posted on Sep, 15 2012 @ 11:01 PM
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Originally posted by adjensen
reply to post by Noncompatible
 


Well, I don't know about you, but I get positive impact in my daily life, as a result of my practice of personal prayer and recital of the "Liturgy of the Hours", as well as spending a fair amount of time reading a variety of scripture and philosophy, in order to refute moronic statements like "God is evil".

No fear there, sorry.

What role does fear play in your life?


Fear does not play a "role" in my life. I simply live it with the knowledge that I have but one and intend to enjoy it.

However I will respect your need to deflect the main points and simply make personal or anecdotal references. let us consider this a closed exchange as we are simply not viewing the same canvas.

Be well.

P.S. I will actually agree the statement "God is evil" is moronic.
Simply because if I am right there are no gods.
But what if I am wrong?
Then by definition they would so far beyond humanity that the concept of good and evil as used by us would be to all intents and purposes meaningless.
edit on 15-9-2012 by Noncompatible because: Just to add..



posted on Sep, 16 2012 @ 07:50 AM
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Originally posted by DeadSeraph
reply to post by CodyOutlaw
 


Your sources are correct. Rohl does indeed have to exercise a liberal amount of revisionism to support his theories, but he IS qualified to do so (being an actual archaeologist and all). It is a hotly debated issue, with one camp saying they can prove the exodus never happened (which they cant) and the other side citing evidence that they claim proves it did (which it doesn't). To throw around statements like "slaves never helped to build the pyramids of egypt" as some sort of claim that the events described in exodus are now proven false is silly. The bible doesn't say specifically what the hebrew slaves were forced to work on. Only that they were under the yoke of the Pharaoh.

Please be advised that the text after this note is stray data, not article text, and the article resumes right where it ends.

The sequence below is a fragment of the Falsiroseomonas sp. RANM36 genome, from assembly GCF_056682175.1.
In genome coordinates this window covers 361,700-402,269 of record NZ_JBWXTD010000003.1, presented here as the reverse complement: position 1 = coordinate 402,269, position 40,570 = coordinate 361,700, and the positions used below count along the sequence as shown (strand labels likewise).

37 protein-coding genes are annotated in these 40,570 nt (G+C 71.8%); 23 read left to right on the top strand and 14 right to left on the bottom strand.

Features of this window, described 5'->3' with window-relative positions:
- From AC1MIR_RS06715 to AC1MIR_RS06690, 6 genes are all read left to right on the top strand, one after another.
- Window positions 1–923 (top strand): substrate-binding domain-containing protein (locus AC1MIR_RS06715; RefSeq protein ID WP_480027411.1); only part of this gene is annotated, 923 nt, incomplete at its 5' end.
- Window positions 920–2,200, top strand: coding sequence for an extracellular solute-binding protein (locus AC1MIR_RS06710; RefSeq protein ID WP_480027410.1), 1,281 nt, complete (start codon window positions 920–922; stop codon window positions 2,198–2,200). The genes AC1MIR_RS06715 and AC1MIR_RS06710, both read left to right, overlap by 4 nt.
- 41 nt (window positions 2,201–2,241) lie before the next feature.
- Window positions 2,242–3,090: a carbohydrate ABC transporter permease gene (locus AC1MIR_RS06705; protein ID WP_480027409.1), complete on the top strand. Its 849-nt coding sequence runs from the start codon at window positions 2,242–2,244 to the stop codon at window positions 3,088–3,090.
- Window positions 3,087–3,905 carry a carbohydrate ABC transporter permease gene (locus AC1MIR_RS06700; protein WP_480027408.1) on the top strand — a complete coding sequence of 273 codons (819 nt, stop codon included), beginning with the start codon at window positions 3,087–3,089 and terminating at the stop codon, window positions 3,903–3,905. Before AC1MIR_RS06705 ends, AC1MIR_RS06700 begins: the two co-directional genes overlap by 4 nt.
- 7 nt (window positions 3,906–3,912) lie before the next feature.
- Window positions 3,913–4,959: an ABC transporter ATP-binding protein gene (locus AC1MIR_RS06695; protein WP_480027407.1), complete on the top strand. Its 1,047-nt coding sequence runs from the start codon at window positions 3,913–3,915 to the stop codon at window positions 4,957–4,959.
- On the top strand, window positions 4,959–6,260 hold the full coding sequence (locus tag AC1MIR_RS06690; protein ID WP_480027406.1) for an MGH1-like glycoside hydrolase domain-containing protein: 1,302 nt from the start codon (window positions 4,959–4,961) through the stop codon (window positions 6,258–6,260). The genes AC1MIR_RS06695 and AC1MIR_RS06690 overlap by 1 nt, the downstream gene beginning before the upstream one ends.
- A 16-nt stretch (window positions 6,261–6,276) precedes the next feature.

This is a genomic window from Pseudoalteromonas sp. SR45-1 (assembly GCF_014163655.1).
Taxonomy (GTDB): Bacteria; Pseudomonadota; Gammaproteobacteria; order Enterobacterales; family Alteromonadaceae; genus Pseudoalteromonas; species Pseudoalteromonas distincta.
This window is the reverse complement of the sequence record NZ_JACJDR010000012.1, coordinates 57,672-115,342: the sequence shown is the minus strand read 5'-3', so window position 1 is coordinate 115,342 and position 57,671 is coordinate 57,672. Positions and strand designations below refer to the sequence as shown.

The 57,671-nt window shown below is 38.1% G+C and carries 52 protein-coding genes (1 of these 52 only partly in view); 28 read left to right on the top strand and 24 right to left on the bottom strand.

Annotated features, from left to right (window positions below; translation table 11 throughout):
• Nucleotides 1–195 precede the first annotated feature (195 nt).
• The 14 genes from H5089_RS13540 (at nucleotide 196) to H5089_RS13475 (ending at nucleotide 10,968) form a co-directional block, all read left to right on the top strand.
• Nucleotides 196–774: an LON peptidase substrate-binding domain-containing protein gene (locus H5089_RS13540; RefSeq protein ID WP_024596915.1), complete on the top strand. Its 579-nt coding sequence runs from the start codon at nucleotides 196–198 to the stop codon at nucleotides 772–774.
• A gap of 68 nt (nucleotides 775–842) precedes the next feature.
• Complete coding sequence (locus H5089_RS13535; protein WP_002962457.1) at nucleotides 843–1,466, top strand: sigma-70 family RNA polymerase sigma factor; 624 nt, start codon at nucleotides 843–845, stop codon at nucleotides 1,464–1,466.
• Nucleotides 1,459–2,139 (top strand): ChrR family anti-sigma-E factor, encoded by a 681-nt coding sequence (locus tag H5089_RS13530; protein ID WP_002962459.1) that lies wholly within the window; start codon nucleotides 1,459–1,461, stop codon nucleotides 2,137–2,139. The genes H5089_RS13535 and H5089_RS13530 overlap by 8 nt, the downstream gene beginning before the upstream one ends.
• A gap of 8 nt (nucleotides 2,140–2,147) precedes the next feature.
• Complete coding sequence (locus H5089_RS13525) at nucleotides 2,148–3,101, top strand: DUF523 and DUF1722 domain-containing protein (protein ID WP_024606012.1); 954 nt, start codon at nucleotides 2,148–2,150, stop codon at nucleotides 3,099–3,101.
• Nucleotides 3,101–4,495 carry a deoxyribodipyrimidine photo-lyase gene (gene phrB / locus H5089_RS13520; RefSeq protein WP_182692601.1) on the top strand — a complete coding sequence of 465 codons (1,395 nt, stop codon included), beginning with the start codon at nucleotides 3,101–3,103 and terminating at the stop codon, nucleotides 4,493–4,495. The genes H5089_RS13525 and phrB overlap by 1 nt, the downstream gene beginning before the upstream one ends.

No amount of evidence will ever be good enough for the bibles loudest critics, because despite the fact archaeological finds have sometimes corroborated it's contents, it's critics have already drawn the conclusion that it's all nonsense anyways.


Yes, Rohl is an archaeologist, Professor Redford is a renowned Egyptologist, and I am a professor of Ancient Near Eastern Religions. So, let's say we are ALL qualified. Having considered both sides, I find Professor Redford's work far more compelling, and do not agree with the liberties raken by Rohl. And I'm not the only one:


"the Israelites were never in Egypt, did not wander in the desert, did not conquer the land in a military campaign and did not pass it on to the 12 tribes of Israel. Perhaps even harder to swallow is the fact that the united monarchy of David and Solomon, which is described by the Bible as a regional power, was at most a small tribal kingdom. And it will come as an unpleasant shock to many that the God of Israel, Jehovah, had a female consort and that the early Israelite religion adopted monotheism only in the waning period of the monarchy and not at Mount Sinai."